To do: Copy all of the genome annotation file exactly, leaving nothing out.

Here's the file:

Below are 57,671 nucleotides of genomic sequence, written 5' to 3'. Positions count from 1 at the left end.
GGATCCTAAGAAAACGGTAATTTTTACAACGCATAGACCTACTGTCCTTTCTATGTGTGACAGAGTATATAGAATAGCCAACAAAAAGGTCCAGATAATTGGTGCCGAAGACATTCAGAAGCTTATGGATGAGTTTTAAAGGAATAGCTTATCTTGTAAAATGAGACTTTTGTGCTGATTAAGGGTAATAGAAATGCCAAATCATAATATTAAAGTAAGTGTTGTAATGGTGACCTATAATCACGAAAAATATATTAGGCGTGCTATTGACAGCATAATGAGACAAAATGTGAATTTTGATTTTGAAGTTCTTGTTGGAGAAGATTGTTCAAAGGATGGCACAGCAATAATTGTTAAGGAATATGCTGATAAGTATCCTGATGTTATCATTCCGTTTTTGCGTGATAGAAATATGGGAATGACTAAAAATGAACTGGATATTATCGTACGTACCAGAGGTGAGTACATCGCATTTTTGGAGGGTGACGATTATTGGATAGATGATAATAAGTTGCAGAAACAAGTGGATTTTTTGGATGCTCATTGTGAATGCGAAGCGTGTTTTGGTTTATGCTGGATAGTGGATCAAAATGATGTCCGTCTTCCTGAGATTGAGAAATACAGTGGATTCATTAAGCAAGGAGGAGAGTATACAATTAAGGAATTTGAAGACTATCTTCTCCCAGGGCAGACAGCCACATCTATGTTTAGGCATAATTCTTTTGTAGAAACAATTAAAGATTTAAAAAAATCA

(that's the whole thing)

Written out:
Below are 57,671 nucleotides of genomic sequence, written 5' to 3'. Positions count from 1 at the left end.
GGATCCTAAGAAAACGGTAATTTTTACAACGCATAGACCTACTGTCCTTTCTATGTGTGACAGAGTATATAGAATAGCCAACAAAAAGGTCCAGATAATTGGTGCCGAAGACATTCAGAAGCTTATGGATGAGTTTTAAAGGAATAGCTTATCTTGTAAAATGAGACTTTTGTGCTGATTAAGGGTAATAGAAATGCCAAATCATAATATTAAAGTAAGTGTTGTAATGGTGACCTATAATCACGAAAAATATATTAGGCGTGCTATTGACAGCATAATGAGACAAAATGTGAATTTTGATTTTGAAGTTCTTGTTGGAGAAGATTGTTCAAAGGATGGCACAGCAATAATTGTTAAGGAATATGCTGATAAGTATCCTGATGTTATCATTCCGTTTTTGCGTGATAGAAATATGGGAATGACTAAAAATGAACTGGATATTATCGTACGTACCAGAGGTGAGTACATCGCATTTTTGGAGGGTGACGATTATTGGATAGATGATAATAAGTTGCAGAAACAAGTGGATTTTTTGGATGCTCATTGTGAATGCGAAGCGTGTTTTGGTTTATGCTGGATAGTGGATCAAAATGATGTCCGTCTTCCTGAGATTGAGAAATACAGTGGATTCATTAAGCAAGGAGGAGAGTATACAATTAAGGAATTTGAAGACTATCTTCTCCCAGGGCAGACAGCCACATCTATGTTTAGGCATAATTCTTTTGTAGAAACAATTAAAGATTTAAAAAAATCA